In a nutshell

Swimming in a chlorinated pool is safe during pregnancy. In fact, it’s a great – and recommended – way to exercise when you're pregnant.


There have been a few scary stories about the byproducts in chlorinated water potentially being harmful enough to cause birth defects but experts say the research these stories was based on doesn't provide any conclusive evidence.

What the experts say

There’s no evidence to suggest the amount of chlorine in a swimming pool would do anyone any harm.

In fact, chlorine’s job in a pool is to disinfect it, to help keep it clean from other bacteria that could potentially be harmful.

It won’t harm you if you happen to swallow a bit of pool water during your swim, either.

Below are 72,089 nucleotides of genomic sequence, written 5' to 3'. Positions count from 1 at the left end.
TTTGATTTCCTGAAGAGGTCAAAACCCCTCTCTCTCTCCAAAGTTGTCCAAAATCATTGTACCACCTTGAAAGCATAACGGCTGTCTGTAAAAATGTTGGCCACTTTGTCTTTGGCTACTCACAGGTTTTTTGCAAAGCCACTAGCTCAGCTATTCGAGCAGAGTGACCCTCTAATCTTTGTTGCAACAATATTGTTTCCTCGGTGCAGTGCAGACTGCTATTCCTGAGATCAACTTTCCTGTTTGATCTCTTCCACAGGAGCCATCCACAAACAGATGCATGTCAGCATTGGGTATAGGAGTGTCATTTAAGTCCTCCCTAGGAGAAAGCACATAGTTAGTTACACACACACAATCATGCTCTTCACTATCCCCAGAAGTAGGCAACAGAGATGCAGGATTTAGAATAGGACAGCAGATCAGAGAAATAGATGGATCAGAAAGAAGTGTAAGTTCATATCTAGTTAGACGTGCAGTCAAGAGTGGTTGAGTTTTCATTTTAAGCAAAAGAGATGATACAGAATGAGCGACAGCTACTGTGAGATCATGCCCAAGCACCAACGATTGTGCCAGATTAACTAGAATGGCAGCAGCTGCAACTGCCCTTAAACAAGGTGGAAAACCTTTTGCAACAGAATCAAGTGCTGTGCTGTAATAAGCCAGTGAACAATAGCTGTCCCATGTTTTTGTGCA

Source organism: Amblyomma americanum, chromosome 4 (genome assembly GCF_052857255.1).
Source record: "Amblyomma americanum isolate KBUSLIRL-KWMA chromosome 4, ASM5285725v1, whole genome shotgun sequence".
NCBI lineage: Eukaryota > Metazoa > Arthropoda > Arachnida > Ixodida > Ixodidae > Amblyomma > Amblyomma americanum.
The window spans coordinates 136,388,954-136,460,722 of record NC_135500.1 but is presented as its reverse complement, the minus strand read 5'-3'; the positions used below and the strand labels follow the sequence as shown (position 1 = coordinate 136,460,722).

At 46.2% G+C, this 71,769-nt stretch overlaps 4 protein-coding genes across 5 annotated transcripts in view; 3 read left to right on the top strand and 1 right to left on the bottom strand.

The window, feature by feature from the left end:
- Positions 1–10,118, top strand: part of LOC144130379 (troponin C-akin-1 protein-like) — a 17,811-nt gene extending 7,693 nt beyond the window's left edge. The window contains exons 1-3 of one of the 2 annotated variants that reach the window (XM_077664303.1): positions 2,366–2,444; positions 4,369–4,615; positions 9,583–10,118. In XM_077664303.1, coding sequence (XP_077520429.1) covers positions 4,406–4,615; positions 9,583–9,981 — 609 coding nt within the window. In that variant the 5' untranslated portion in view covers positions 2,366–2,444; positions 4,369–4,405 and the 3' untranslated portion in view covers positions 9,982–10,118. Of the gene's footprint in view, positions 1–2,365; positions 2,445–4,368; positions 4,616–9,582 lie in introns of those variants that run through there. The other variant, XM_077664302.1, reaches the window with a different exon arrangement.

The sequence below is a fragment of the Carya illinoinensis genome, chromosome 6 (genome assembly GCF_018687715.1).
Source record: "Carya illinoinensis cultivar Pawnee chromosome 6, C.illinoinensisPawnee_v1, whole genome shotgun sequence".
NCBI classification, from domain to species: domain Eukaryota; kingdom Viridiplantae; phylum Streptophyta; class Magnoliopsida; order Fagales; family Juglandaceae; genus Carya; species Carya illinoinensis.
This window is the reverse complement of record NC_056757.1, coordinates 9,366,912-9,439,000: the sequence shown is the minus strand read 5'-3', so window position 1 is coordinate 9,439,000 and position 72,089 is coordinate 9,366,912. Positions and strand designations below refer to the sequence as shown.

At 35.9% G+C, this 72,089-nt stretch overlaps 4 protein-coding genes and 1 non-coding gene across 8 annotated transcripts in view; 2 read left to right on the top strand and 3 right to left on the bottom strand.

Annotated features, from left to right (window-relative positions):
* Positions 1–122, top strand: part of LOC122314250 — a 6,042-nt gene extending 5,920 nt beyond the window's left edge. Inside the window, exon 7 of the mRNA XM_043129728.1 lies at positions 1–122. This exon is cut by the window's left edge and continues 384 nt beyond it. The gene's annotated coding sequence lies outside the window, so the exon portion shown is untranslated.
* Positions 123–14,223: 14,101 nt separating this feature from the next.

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Has any research been done?

Minimal research has been done – and that hasn’t really shown anything concrete about whether chlorine could affect pregnancy in any way.

The focus of what little existing studies there are is something called THM levels, and whether these have any impact on pregnancy.

THM – also known as trihalomethanes – are the 'group of 4 chemical by-products in chlorinated water', according to the NHS website.

One study, from Taiwan in 2008, made waves at the time with big, scary headlines in the UK press about how THM levels could possibly increase the risk of birth defects.

However, the NHS website pretty clearly surmised that the study was very small, didn’t follow the women during their pregnancy (rather basing its findings on estimates) and that the researchers themselves concluded:

"Our results showed no consistent association between exposure and risk of birth defects in general."

Another study, from Britain in 2002, looked at the effects of THM levels on pregnancy, but ultimately said it’s results were "inconsistent and inconclusive”.

Images: Getty Images


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